The feed (

) flow rate, solvent (

) flow rate and feed composition (select one of three compositions) are given. The desired raffinate composition is specified, and the extract composition and the number of stages to obtain the desired raffinate composition are determined by mass balances. First, the mixing point composition is calculated and located on the ternary phase diagram. The mixing point corresponds to the composition that would be obtained if the feed and the solvent flows were mixed together:

,

solute

:

(because the solvent feed contains no solute),

solvent

:

,

carrier

:

.

Here

is the combined feed and solvent flow rate (kg/hr) and

,

and

refer to the mass fractions of solute, solvent and carrier in

(feed

, solvent

and mixed

), which is the stream fed to the cascade.

The mixing point

is located on the phase diagram using the lever rule:

,

where

is the line segment from the mixing point

to the feed location

, and

is the line segment from the mixing point

to the solvent location

.

A line drawn from the desired raffinate composition

through the mixing point until it intersects the phase boundary gives the extract composition leaving stage 1,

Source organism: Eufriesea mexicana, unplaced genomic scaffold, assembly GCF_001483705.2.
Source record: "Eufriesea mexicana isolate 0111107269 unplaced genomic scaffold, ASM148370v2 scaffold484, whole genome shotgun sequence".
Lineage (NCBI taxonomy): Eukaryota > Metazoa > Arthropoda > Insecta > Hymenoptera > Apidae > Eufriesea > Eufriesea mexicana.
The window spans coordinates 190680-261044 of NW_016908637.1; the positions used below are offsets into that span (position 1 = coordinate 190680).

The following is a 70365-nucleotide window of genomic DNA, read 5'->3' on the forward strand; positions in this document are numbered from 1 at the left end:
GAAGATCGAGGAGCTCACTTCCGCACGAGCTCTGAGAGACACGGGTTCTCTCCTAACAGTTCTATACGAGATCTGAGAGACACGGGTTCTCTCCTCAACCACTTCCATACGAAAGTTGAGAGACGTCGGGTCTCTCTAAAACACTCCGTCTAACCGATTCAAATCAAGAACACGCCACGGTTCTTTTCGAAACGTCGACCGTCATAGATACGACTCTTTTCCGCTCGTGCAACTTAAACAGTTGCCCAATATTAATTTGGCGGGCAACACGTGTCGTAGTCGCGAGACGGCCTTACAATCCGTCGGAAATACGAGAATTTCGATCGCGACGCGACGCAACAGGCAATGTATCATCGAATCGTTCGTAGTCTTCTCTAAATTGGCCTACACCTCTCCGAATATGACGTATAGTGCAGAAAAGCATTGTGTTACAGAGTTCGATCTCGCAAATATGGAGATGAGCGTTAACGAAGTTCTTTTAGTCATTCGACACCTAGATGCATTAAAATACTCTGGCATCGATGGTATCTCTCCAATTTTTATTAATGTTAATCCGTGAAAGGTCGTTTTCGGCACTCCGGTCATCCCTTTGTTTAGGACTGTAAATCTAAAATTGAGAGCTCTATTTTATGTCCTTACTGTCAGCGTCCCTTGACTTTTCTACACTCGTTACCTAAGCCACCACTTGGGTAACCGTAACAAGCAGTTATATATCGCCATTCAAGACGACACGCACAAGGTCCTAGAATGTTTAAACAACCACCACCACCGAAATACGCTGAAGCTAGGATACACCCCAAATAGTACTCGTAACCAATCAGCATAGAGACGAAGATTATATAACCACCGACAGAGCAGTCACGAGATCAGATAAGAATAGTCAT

.

The operating point

is located at the intersection of a line drawn through points

and

and a line drawn through

and

because the overall mass balance for the system is:

.

This equation is rearranged to define the operating point:

.

A tie line from

to the right side of the phase boundary yields the raffinate composition leaving stage 1,

; this line represents the first equilibrium stage (orange).

A mass balance on stage 1 (total feed in = total feed out) is:

,

.

Thus, the extract composition leaving stage 2,

, is found by drawing a straight line from

to

(because

from the previous equation). Where this line intersects the left side of the phase boundary is the composition of

.

This procedure is repeated for additional stages until the raffinate composition is nearly equal to the desired value

. The number of orange equilibrium lines drawn is the number of equilibrium stages needed to obtain

.

See [1–4] for screencasts that describe the Hunter–Nash method and present examples.